now gotten it to the point where I can script the conversion from my
convention of names and files into a convention of names and files and
NSS database with nicnames where the same configs work either way.
> > thanks
> > - Greg Scott
> Regards,
> Mike
> ________________________________
> > 
> > From: users-bounces at openswan.org on behalf of Greg Scott
> > Sent: Wed 1/19/2011 2:37 PM
> > To: users at openswan.org
> > Subject: [Openswan Users] ipsec newhostkey --configdir broken ???
> > 
> > 
> > 
> > I'm in a world of hurt.  I am trying to setup openswan 2.6.32 on a live system that died.  This is an install from source.  I build a new empty nss database in /etc/ipsec.d like this:
> > 
> > certutil -N -d /etc/ipsec.d
> > 
> > and then try to generate a new hostkey, like this:
> > 
> > ipsec newhostkey --configdir /etc/ipsec.d \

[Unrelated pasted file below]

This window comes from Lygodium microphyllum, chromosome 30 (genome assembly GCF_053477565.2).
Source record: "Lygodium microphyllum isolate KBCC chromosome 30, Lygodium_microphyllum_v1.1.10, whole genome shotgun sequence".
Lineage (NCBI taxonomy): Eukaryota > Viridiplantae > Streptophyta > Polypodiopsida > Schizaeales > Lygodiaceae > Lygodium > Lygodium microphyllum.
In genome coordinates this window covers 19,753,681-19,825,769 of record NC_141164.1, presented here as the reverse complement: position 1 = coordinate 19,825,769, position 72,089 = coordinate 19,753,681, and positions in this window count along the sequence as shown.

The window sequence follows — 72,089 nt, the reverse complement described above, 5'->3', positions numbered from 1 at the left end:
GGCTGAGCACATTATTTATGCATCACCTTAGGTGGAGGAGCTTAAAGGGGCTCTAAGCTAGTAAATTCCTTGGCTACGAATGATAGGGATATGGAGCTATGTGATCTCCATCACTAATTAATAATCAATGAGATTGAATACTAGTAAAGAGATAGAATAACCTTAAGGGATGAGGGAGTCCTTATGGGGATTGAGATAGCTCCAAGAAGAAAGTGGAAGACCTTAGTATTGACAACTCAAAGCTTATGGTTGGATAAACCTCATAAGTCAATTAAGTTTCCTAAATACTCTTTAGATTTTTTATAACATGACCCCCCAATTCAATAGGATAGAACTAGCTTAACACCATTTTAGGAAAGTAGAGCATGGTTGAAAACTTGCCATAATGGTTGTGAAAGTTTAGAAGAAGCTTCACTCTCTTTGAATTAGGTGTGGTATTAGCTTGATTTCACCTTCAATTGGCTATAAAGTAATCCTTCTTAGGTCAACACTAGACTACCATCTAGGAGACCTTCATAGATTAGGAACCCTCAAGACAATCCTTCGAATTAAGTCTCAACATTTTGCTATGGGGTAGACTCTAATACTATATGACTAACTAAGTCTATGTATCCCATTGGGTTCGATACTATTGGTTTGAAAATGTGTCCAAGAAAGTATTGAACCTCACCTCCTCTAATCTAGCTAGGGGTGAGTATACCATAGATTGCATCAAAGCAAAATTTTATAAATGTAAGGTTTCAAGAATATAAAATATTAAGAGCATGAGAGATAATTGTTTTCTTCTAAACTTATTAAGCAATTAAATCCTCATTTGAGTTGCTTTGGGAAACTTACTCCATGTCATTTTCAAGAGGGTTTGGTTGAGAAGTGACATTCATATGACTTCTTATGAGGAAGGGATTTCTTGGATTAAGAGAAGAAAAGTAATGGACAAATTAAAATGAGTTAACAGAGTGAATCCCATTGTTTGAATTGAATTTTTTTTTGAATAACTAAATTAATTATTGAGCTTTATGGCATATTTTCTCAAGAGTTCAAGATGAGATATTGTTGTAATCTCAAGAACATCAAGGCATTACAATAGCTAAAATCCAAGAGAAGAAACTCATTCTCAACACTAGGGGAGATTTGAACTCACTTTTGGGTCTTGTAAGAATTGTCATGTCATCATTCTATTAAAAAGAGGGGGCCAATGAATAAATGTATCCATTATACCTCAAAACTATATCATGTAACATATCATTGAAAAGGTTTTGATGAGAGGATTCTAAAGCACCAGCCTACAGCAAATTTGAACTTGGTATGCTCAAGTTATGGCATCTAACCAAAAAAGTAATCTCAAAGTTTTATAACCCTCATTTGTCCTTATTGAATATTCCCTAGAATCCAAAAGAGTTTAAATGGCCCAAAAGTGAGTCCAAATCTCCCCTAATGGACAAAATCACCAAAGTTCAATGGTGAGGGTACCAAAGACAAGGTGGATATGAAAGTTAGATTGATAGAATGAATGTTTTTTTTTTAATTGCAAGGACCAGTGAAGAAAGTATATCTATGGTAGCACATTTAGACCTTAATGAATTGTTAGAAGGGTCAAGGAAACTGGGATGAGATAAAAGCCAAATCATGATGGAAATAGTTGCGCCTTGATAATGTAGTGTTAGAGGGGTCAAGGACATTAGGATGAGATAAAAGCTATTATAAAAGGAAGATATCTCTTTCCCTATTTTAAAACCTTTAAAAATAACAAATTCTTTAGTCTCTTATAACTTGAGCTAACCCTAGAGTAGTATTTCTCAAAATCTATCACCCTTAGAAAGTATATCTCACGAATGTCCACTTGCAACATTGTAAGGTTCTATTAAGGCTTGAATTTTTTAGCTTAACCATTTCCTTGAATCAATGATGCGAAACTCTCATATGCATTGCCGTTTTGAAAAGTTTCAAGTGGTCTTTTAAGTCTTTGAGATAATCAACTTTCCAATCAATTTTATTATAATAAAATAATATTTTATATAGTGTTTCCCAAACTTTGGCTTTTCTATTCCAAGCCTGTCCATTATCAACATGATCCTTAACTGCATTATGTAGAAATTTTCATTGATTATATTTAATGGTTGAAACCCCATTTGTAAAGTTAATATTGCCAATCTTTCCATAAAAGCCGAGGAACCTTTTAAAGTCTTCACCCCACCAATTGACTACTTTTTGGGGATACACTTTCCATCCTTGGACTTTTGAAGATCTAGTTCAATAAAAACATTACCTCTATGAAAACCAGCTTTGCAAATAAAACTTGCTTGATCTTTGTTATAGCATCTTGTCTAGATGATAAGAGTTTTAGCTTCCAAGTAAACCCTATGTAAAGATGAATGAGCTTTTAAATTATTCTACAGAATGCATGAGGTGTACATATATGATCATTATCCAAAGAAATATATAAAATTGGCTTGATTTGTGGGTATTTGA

> >  --output /etc/ipsec.d/hostkey.secrets \
> >  --verbose \
> >  --hostname xxx-fw
> > 
> > This fails with:
> > 
> > /usr/local/libexec/ipsec/rsasigkey: unrecognized option '--configdir'
> > 
> > So I do ipsec newhostkey without any --configdir parameter.  This runs to completion and generates a good hostkey.secrets file.  But I have a hunch it never populates any of the .db files in any nss database.
> > 
> > Later on when I start everything up, I see this in /ver/log/secure:
> > 
> > Jan 19 13:37:00 localhost pluto[13939]: "colo-hqmirror" #2: unable to locate my private key for RSA Signatur
> > 
> > And I'll bet that's because it's trying to read the key from that nss database, which doesn't get populated because that --configdir parameter seems to be broken.  This worked for at least 18 months and several installations with different versions.  But now it breaks with 2.6.32.  Or what am I doing wrong?
> > 
> > thanks
> > 
> > - Greg Scott

Michael H. Warfield (AI4NB) | (770) 985-6132 |  mhw at WittsEnd.com
   /\/\|=mhw=|\/\/          | (678) 463-0932 |  http://www.wittsend.com/mhw/
   NIC whois: MHW9          | An optimist believes we live in the best of all
 PGP Key: 0x674627FF        | possible worlds.  A pessimist is sure of it!